The Power Rangers Short Film Controversy: Who is right?

The Internet is buzzing over Vimeo and YouTube removing a Power Rangers short fan film over copyright infringement and the recent deal between the films producers and the Power Rangers copyright holder that will allow the film to be freely distributed across the Internet. The original copyright complaints were initiated by billionaire Haim Saban’s company, Saban Brands, which owns the Power Rangers franchise. (Sabah Brands also has a feature film in the works with Lionsgate.) Veteran music video director Joseph Kahn, and producer Ari Shankar created the short fan film. Unlike Saban’s Power Rangers, which is generally light an uplifting, Kahn’s Power Rangers is dark and bloody, with characters that are very different from their TV counterparts. Kahn’s fan film has the Power Rangers snorting coke, firing guns, cursing, and having intense knife fights. The film also has a star-studded cast including Katee Sackhoff of “Battlestar Galactica” and James Van Der Beek.

When the film was removed from YouTube and Vimeo, the Internet went apoplectic; fans throwing virtual jabs at Saban, along with Kahn and Shankar taking to Twitter to rile up the fans and make their own attacks on Saban. With all the rhetoric going back and forth, one thing was clear: very few of the players involved understand how intellectual property laws work. Maybe that’s not too surprising, given the Internet’s uncanny ability to create false facts and urban legends that somehow become “truth” for web surfers everywhere. In this case, the lack of legal understanding helped Kahn and Shankar’s social media blitz and with Saban’s reluctance to get on the wrong side of potential fans, the two groups found a compromise, giving Kahn’s Power Rangers back to the people.

Despite the outcome, what would have happened to Kahn and his film had the Internet not gotten involved? Why did Saban give in? This won’t be the last time a copyright holder loses a bid for control of his or her intellectual property so it pays to take a look at the issues so anybody with, or wanting to use, someone else’s creative content understands the boundaries of copyright protection.

How much control does Saban have over the Power Rangers’ brand?

Saban holds the copyright for the Power Rangers through a holding company, Saban Brands, which has the exclusive right to control any copying, distribution, public display, performing publicly, or creation of derivatives for the Power Rangers. For Saban to invoke copyright infringement, Kahn’s video has to break one of the rules. These rules are hard to define with different courts having slightly different interpretations. But it is safest to view them strictly if deciding if those rights are being violated. For example, uploading a Power Rangers TV Show onto a website violates the copy, public display and public performance rights. The distribution right is not violated because the show is not being physically transferred, it is merely being viewed and viewing a video is not copying. If the video were downloadable, then that would violate the distribution right. So, if Kahn violated any one of these rights, he and his company committed copyright infringement, unless his film falls under “fair use,” which we will discuss later.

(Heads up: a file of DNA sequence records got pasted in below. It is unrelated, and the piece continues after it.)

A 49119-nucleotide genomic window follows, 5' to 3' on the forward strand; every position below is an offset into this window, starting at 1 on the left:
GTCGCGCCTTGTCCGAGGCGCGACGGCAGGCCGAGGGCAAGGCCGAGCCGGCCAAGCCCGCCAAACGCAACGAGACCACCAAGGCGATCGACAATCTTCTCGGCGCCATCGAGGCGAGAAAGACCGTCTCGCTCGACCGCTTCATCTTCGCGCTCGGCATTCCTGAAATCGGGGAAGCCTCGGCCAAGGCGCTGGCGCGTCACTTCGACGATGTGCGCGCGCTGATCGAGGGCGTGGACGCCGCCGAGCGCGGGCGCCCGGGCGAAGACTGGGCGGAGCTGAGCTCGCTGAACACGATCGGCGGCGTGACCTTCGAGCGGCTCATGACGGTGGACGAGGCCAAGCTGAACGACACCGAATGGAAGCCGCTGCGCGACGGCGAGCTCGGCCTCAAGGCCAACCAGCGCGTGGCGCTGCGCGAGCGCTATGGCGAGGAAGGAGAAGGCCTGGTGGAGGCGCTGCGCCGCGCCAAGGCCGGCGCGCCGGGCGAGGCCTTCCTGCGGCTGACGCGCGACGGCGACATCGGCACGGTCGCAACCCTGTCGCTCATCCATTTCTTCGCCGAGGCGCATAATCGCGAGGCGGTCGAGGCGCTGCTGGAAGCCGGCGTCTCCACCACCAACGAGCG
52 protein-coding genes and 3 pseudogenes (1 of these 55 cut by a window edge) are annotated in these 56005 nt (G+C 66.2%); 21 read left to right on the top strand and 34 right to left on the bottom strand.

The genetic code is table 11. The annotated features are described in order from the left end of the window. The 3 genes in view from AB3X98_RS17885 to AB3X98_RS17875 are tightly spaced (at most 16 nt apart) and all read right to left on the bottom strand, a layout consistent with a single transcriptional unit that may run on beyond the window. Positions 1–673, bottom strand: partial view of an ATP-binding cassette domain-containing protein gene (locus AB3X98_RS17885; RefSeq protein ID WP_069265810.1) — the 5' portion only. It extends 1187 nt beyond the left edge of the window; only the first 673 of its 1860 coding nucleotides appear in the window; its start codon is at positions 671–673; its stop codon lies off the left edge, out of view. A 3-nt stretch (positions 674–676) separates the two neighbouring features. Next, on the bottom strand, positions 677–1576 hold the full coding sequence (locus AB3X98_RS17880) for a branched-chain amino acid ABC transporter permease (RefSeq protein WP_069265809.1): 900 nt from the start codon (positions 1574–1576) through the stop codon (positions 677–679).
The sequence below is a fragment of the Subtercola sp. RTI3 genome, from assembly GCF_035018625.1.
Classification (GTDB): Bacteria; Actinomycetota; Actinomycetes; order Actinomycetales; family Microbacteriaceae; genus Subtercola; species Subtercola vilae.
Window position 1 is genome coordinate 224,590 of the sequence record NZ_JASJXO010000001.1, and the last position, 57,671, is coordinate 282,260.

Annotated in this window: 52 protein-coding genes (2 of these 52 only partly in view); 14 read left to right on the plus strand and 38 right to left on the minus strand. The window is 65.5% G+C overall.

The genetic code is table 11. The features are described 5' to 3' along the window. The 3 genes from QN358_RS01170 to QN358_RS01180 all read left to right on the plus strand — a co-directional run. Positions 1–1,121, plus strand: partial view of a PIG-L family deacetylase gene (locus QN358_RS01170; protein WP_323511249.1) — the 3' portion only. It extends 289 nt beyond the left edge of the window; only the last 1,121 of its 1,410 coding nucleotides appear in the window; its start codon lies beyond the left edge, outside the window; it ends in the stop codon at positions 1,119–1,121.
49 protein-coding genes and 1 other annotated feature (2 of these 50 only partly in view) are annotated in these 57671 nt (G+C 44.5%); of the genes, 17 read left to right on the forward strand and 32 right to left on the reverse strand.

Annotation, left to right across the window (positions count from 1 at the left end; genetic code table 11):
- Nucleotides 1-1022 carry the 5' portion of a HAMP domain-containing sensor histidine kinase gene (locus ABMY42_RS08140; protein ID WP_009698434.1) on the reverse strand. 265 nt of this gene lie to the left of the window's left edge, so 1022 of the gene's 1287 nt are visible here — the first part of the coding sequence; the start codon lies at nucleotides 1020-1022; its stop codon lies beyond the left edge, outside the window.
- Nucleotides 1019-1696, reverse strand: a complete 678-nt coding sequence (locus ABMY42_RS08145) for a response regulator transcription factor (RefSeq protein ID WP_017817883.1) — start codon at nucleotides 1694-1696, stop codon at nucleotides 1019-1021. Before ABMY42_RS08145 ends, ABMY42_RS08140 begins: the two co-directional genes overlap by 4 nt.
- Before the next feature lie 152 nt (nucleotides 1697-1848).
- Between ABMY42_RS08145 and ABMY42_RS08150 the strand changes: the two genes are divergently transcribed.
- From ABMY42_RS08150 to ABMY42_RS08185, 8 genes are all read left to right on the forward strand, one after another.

The original Power Rangers

When Vimeo first removed the film, Khan laid out his defense via a tweet. He wrote, “Every image in Power/Rangers is original footage. Nothing was pre-existing. There is no copyrighted footage in the short. I am not making any money on it and I refuse to accept any from anyone. It was not even Kickstarted, I paid for it myself. This was made to be given away for free. It is just as if I drew a pic of Power Rangers on a napkin and I gave it to my friend. Is it illegal to give pic I drew of a character on a napkin to someone for free? No.”

Kahn’s points sound logical and the Internet backed him up on those points, however those defenses unfortunately mischaracterize copyright law (perhaps alluding to why he felt he could create a Power Rangers video without consequences from the copyright holder.)

The Right To Control Derivative Works

Kahn claims that since he didn’t copy or distribute or perform any of Saban’s copyrighted material, such as a script or a story sequence, then he is not infringing on Saban’s exclusive rights. That may be true regarding materials that Saban created, but Kahn seems to have forgotten that one of the exclusive rights is the right to make derivatives. The Copyright Act defines a derivative work as “a work based upon one or more preexisting works, such as a . . . motion picture version . . or any other form in which a work may be recast, transformed, or adapted.”

Fictional characters have copyright protection, outside of the underlying copyrighted material, provided that they are sufficiently unique and distinctive. Judge Learned Hand (yes, that is his real name) established the standard for character protection when he stated that, “… the less developed the characters, the less they can be copyrighted; that is the penalty an author must bear for marking them too indistinct.”

In determining whether characters reach the level of uniqueness required, courts will look at the personality traits, identifying characteristics and relationship with other characters, among other things. If the characters in a new work contain enough identifiable material that someone exposed to the new work would recognize the character as being derived from the copyrighted work, then it would be a derivative. For example, anyone can write a story about a magic school where wizards are educated and the main characters stop an evil villain. But, if the main character is well known for the scar on his forehead in the shape of a lighting bolt which he received when a villain tried to kill him, then the author may find a cease and desist letter or takedown notice from J. K. Rowling.